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Permalink Stanford Research Explores Soil Carbon-Storage Potential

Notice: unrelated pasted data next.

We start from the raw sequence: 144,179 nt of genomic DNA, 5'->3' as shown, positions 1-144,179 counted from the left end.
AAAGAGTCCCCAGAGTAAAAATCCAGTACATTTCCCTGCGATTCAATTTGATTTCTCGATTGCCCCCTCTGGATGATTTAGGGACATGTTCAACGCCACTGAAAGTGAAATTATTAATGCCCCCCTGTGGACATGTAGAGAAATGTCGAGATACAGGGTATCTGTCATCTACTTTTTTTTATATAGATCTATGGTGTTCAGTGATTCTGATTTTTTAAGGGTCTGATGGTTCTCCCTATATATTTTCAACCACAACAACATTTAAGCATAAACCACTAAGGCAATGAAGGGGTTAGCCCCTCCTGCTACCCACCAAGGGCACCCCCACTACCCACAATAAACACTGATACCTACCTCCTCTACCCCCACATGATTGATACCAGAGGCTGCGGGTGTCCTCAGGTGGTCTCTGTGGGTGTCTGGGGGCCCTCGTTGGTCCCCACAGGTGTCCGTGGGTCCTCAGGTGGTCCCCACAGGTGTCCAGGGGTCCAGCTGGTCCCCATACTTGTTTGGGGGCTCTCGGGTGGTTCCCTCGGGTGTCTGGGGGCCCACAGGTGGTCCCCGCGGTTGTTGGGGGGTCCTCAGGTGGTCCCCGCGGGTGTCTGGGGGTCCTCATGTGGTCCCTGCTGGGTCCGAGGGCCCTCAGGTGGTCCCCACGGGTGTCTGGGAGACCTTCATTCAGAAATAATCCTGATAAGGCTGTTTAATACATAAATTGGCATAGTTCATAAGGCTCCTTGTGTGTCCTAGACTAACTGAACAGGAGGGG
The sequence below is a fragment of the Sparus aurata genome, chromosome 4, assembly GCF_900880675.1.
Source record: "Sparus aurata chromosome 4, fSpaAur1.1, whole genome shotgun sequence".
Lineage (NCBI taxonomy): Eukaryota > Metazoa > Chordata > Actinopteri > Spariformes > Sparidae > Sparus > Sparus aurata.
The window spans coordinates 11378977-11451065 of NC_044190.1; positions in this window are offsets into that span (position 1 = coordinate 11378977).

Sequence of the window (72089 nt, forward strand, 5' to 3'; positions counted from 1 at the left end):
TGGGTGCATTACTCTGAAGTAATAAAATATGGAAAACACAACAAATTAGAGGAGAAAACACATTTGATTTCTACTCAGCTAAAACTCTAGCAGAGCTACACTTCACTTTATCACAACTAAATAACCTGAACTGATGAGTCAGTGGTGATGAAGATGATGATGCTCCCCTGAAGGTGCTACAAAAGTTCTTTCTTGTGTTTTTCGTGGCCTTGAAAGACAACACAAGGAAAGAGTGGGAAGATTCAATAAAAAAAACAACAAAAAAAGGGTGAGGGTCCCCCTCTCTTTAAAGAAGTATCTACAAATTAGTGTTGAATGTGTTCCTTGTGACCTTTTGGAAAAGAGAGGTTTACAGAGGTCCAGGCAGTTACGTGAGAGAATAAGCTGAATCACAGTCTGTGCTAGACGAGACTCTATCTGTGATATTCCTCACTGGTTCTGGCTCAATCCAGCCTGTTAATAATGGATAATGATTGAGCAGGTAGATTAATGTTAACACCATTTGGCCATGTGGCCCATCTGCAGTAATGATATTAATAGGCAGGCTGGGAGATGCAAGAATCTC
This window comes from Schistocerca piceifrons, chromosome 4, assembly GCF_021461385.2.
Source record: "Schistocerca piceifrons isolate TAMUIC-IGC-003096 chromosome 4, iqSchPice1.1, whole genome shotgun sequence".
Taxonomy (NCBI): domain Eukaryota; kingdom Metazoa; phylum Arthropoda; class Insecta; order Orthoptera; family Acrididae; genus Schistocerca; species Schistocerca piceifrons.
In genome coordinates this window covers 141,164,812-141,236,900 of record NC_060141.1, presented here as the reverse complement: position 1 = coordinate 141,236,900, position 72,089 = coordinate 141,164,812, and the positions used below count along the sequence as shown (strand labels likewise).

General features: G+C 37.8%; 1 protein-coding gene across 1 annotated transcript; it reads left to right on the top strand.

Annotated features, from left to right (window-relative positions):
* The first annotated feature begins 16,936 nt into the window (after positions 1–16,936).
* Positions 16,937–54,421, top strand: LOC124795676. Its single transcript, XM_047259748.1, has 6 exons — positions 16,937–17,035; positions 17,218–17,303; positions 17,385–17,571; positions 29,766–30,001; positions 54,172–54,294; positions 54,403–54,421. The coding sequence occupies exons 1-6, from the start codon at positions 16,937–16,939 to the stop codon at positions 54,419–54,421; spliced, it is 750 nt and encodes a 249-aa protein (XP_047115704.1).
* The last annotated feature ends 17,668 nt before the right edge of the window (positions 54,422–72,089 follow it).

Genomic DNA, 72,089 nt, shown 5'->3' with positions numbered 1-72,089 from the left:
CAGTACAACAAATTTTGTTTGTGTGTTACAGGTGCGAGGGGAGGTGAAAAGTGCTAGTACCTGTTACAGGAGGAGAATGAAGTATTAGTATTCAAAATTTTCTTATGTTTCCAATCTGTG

Stanford University scientists have recently published their work on soil carbon-storage potential. The researchers found that agricultural management practices like reduced tillage, year-round livestock forage, and compost application could increase soil's carbon storage enough to offset future carbon emissions from thawing permafrost. In the course of their work, the team found that about 70% of all sequestered carbon in the top meter of soil is in lands directly affected by agriculture, grazing, or forest management, so management changes have the potential to lead to significantly more carbon storage. The study also found that plant roots are five times more likely than leaves to turn into soil organic matter, indicating that perennial crops with their deep root systems could store more carbon than annual crops. The scientists call for a renewed push to gather significantly more data on carbon in the soil and learn more about the role it plays in sequestering carbon.



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